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Controlling Algae Using Algae Eating Tropical Fish in the Home Aquarium

It is very important to have a variety of algae eaters in your tank to keep the leaves of live plants and aquarium glass clean. After all, how much can you enjoy your tank if you can’t see inside or if your plants are all dying because they can get the light they need? Having good algae eaters will also cut down on the maintenance time of the tank.


Siamese Algae Eater

When talking about tropical fish that are algae eaters, why not start with the one that pronounces it’s proclivity in its name. The Siamese algae eater is a great choice for 55 gallon aquariums and larger. In captivity, the Siamese algae eater reaches sizes around six to seven inches and prefers to graze on white beard, red algae and black fuzz algae (one of the few that will). It is typically a shoaling fish, liking to stay in groups of three or more, although it will be fine on its own provided there is ample vegetation and a place for it to call home. Use caution when choosing this peaceful community fish though as Siamese algae eaters are jumpers and will most certainly leap to their death if there isn’t a tight fitting lid.


Rosy Barb

The red/gold/green sheen of a male Rosy Barb is enough reason to buy it, top that with its peaceful nature and love of stringy white algae growth and this one is a community tank all star. Rosy barbs pack together and charge across the tank in a shimmering, color changing shoal stopping periodically to graze on the algae taking hold on aquarium plants and ornaments. These fish will eat flake food too but prefer algae or fresh blanched zucchini. Keep a close watch on your barbs, if you do not keep them well fed, they will start to eat the live plants in your tank.


Black Molly

The black molly is one of the most prolific algae eaters among freshwater tropical fish. In fact, the fry of the black molly can spend their first several weeks subsisting on algae alone. Black mollies may be the best algae eaters but almost all livebearers will eat algae including platys and swordtails. The only problem with mollies is their tendency to be disease prone in tanks that don’t include salt. They are typically a brackish water fish that can acclimate to freshwater situations.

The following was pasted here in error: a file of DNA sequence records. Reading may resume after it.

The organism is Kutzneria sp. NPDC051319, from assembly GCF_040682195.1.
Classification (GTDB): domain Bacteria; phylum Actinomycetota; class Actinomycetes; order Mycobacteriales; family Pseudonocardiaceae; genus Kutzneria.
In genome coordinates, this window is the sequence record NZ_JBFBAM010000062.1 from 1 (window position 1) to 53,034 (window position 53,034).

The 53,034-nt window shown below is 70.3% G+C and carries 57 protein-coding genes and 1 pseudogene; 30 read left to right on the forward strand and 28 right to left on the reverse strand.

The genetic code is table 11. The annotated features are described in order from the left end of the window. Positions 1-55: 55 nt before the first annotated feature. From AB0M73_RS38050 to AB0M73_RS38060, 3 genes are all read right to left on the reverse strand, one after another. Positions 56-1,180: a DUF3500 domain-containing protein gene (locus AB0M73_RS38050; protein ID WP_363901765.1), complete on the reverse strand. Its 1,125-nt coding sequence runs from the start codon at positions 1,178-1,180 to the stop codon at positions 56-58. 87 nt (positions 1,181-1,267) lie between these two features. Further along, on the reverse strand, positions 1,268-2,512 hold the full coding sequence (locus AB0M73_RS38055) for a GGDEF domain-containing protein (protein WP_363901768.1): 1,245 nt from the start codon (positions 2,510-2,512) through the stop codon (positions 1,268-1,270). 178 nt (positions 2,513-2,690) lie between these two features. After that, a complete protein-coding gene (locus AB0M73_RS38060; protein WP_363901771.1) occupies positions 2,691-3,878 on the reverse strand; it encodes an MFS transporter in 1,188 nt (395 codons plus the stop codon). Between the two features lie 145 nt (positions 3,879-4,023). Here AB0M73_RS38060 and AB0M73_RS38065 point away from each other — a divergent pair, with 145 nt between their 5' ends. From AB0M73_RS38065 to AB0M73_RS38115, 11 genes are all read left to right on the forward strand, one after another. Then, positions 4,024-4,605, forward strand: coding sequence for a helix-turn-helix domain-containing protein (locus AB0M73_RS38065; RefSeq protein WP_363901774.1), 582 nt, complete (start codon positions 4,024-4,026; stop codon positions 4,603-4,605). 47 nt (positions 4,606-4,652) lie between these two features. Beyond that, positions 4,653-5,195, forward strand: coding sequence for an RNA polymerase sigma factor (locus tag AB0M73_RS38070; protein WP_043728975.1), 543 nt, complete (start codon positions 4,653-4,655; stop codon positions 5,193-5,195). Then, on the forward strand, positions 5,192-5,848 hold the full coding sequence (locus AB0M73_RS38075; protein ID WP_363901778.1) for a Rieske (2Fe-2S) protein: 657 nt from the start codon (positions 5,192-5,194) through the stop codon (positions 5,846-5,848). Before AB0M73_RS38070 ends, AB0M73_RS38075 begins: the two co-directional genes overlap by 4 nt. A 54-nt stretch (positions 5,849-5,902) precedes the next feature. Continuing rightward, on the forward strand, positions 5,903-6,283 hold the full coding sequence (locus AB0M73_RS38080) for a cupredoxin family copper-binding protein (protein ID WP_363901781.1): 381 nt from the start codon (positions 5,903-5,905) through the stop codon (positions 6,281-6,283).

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American Flag Fish

The American Flag Fish (sometimes referred to as the Florida Flag Fish) is a beautiful killifish with a distinctive red and blue striped pattern that gives it its name. It will eat string algae and some types of beard algae but tends to shy away from red and black varieties. This fish has a tendency to become nippy and will fin nip bettas and other long fin fishes. This behavior isn’t seen in all American Flag Fish but is prevalent enough to be a concern for community tanks with smaller fish like neons that are apt to be devoured by a larger aggressive fish.


Endler's Livebearers and Fancy Guppies

Endler’s Livebearers and Fancy Guppies cull algae as surface skimmers and plant cleaners. This fish reproduces at an exponential rate and just a few can become hundreds in only a couple of months. They will do a great job cleaning your tank but will soon overpopulate it if you don’t have a few larger fish around to eat the fry. These are great to keep with a few large Gouramis in a community tank with a flag fish or other tropical fish that are algae eaters.


Tams R from Missouri on February 16, 2012:

I agree with Dale, it brings back a lot of memories. I've always loved community tanks with vividly colored fish.

Dale Hyde from Tropical Paradise on Planet X on February 16, 2012:

A great memory hub! What I mean by that is the hours I used to spend in front of my aquariums years ago, watching the algae eaters eat away! They do a wonderful job and are most interesting to watch as well. Voted up!

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